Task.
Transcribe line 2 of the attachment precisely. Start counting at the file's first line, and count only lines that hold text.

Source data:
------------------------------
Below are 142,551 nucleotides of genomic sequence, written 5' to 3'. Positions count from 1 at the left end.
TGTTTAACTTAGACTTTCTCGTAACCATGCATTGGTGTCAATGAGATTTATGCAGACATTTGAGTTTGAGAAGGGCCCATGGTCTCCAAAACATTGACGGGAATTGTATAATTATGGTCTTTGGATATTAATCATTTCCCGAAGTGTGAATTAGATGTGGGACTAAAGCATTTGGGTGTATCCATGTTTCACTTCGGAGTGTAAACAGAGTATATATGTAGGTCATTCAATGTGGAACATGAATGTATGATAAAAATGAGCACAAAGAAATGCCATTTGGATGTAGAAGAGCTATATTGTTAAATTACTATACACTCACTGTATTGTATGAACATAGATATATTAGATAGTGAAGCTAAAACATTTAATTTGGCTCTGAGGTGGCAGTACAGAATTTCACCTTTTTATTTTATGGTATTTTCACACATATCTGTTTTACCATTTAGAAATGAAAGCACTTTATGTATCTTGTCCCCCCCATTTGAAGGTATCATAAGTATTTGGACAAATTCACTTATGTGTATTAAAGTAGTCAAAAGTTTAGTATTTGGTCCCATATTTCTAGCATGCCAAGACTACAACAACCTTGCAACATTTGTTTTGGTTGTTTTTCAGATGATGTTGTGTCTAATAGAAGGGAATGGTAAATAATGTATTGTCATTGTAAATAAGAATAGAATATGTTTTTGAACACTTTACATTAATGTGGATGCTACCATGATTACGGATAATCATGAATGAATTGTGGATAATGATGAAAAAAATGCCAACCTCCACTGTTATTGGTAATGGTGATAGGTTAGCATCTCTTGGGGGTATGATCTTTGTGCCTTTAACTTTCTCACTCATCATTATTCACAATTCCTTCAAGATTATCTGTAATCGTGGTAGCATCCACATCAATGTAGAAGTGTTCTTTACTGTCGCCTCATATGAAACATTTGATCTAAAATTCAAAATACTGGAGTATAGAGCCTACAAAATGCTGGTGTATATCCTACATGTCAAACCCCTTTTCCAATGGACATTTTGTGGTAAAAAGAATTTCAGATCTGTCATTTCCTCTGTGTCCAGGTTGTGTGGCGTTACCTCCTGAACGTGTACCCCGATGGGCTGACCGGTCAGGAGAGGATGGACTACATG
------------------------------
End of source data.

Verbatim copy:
TGTTTAACTTAGACTTTCTCGTAACCATGCATTGGTGTCAATGAGATTTATGCAGACATTTGAGTTTGAGAAGGGCCCATGGTCTCCAAAACATTGACGGGAATTGTATAATTATGGTCTTTGGATATTAATCATTTCCCGAAGTGTGAATTAGATGTGGGACTAAAGCATTTGGGTGTATCCATGTTTCACTTCGGAGTGTAAACAGAGTATATATGTAGGTCATTCAATGTGGAACATGAATGTATGATAAAAATGAGCACAAAGAAATGCCATTTGGATGTAGAAGAGCTATATTGTTAAATTACTATACACTCACTGTATTGTATGAACATAGATATATTAGATAGTGAAGCTAAAACATTTAATTTGGCTCTGAGGTGGCAGTACAGAATTTCACCTTTTTATTTTATGGTATTTTCACACATATCTGTTTTACCATTTAGAAATGAAAGCACTTTATGTATCTTGTCCCCCCCATTTGAAGGTATCATAAGTATTTGGACAAATTCACTTATGTGTATTAAAGTAGTCAAAAGTTTAGTATTTGGTCCCATATTTCTAGCATGCCAAGACTACAACAACCTTGCAACATTTGTTTTGGTTGTTTTTCAGATGATGTTGTGTCTAATAGAAGGGAATGGTAAATAATGTATTGTCATTGTAAATAAGAATAGAATATGTTTTTGAACACTTTACATTAATGTGGATGCTACCATGATTACGGATAATCATGAATGAATTGTGGATAATGATGAAAAAAATGCCAACCTCCACTGTTATTGGTAATGGTGATAGGTTAGCATCTCTTGGGGGTATGATCTTTGTGCCTTTAACTTTCTCACTCATCATTATTCACAATTCCTTCAAGATTATCTGTAATCGTGGTAGCATCCACATCAATGTAGAAGTGTTCTTTACTGTCGCCTCATATGAAACATTTGATCTAAAATTCAAAATACTGGAGTATAGAGCCTACAAAATGCTGGTGTATATCCTACATGTCAAACCCCTTTTCCAATGGACATTTTGTGGTAAAAAGAATTTCAGATCTGTCATTTCCTCTGTGTCCAGGTTGTGTGGCGTTACCTCCTGAACGTGTACCCCGATGGGCTGACCGGTCAGGAGAGGATGGACTACATG